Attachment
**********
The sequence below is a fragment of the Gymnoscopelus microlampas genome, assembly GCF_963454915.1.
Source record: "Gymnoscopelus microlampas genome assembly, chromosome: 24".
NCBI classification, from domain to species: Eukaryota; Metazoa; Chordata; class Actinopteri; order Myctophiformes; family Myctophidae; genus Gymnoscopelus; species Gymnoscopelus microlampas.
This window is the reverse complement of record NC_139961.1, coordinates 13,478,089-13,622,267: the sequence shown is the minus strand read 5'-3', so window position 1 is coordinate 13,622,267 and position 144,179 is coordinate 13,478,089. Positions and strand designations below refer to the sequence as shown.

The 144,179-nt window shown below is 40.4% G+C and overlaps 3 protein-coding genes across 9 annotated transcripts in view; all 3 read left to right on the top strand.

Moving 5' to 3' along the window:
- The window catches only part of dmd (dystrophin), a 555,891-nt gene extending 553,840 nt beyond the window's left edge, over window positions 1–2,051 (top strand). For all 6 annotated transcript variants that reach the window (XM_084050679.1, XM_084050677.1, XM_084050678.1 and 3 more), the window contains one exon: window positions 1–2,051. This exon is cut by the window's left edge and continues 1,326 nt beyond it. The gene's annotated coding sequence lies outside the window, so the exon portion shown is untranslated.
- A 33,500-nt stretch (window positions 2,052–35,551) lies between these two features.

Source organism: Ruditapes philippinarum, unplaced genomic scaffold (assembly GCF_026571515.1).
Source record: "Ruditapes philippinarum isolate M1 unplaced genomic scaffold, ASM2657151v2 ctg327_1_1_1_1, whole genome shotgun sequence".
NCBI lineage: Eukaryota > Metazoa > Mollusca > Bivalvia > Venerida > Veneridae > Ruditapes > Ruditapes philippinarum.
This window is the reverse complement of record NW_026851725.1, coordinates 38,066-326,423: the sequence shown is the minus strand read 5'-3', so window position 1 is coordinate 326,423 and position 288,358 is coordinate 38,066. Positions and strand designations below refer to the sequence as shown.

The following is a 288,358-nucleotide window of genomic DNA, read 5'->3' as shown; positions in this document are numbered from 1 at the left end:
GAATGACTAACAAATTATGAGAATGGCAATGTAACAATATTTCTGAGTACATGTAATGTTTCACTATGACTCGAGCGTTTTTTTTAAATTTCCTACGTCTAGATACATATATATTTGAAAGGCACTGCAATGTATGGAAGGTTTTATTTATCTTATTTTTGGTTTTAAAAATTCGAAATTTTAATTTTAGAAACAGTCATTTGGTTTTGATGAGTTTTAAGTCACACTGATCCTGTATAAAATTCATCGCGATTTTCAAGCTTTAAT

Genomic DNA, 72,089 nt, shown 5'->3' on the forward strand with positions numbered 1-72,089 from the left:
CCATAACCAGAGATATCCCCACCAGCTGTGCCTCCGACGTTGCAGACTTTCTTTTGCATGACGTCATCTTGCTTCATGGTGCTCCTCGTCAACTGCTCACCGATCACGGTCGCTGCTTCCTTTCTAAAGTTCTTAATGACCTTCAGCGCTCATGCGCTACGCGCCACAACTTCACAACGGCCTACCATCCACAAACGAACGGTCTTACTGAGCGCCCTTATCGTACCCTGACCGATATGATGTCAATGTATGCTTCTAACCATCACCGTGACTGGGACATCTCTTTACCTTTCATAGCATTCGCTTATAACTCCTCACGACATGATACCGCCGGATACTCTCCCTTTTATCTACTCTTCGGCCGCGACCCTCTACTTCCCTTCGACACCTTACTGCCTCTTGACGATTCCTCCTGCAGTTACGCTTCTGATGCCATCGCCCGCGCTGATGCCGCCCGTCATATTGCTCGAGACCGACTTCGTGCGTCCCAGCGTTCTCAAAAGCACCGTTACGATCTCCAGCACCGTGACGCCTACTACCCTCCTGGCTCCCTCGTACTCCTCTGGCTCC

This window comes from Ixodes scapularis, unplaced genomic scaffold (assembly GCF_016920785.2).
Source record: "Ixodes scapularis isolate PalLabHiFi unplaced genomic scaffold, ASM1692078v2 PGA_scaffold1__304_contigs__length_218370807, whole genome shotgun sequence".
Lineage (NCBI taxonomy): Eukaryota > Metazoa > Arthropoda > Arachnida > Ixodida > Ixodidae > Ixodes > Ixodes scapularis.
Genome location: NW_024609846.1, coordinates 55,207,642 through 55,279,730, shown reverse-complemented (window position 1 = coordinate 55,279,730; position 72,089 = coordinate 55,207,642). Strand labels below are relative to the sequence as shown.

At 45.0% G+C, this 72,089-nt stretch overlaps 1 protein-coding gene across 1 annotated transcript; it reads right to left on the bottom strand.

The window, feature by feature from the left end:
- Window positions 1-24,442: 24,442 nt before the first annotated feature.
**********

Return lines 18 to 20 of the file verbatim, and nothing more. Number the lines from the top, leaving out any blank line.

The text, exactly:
Source record: "Ixodes scapularis isolate PalLabHiFi unplaced genomic scaffold, ASM1692078v2 PGA_scaffold1__304_contigs__length_218370807, whole genome shotgun sequence".
Lineage (NCBI taxonomy): Eukaryota > Metazoa > Arthropoda > Arachnida > Ixodida > Ixodidae > Ixodes > Ixodes scapularis.
Genome location: NW_024609846.1, coordinates 55,207,642 through 55,279,730, shown reverse-complemented (window position 1 = coordinate 55,279,730; position 72,089 = coordinate 55,207,642). Strand labels below are relative to the sequence as shown.